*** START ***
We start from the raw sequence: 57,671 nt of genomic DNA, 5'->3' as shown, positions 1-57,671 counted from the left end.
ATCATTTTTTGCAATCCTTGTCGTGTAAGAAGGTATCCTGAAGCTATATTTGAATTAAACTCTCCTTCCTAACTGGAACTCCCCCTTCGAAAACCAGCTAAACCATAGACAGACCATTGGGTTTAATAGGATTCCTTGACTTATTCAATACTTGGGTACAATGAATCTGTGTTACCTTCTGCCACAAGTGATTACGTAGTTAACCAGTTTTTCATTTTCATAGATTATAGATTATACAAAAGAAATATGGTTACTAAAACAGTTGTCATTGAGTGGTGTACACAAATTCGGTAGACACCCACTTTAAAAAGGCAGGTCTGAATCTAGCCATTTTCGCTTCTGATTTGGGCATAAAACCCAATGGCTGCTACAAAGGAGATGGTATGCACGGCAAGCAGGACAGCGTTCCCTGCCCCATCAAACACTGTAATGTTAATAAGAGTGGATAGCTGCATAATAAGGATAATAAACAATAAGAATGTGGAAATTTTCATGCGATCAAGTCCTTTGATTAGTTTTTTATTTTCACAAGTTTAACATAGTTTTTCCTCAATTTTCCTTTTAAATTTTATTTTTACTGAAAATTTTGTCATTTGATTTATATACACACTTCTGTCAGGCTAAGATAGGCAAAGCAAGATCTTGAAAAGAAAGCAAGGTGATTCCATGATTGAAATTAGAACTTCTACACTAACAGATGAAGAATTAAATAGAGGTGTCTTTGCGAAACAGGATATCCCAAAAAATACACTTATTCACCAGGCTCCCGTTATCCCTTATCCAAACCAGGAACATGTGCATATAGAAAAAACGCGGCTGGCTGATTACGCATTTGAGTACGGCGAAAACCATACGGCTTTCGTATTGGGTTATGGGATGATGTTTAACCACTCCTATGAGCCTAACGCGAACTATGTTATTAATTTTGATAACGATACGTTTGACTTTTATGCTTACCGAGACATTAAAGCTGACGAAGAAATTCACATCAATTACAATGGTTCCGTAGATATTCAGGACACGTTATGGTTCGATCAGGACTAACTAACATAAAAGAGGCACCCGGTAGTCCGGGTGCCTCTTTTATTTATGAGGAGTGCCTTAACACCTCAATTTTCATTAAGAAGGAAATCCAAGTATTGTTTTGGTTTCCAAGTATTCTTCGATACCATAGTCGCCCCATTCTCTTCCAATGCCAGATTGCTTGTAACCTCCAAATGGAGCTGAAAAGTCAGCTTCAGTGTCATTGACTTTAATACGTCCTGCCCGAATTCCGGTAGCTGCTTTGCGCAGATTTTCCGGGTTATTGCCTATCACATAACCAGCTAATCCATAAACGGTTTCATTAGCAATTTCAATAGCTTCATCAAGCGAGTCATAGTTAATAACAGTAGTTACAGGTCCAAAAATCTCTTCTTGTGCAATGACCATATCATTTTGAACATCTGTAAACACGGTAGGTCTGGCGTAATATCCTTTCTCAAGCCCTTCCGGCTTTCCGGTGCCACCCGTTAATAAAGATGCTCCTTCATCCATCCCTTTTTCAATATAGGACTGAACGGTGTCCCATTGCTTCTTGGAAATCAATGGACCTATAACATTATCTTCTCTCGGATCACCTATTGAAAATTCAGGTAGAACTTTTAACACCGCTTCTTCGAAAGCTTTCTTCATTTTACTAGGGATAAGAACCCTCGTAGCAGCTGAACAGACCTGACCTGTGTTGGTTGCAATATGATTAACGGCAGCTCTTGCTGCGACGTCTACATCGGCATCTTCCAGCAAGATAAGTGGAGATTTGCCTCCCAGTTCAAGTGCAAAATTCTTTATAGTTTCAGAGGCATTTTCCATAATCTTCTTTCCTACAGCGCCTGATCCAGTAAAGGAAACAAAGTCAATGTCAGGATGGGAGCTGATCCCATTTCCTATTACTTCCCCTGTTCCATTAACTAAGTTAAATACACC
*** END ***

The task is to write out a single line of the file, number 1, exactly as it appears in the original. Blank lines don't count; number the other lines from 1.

We start from the raw sequence: 57,671 nt of genomic DNA, 5'->3' as shown, positions 1-57,671 counted from the left end.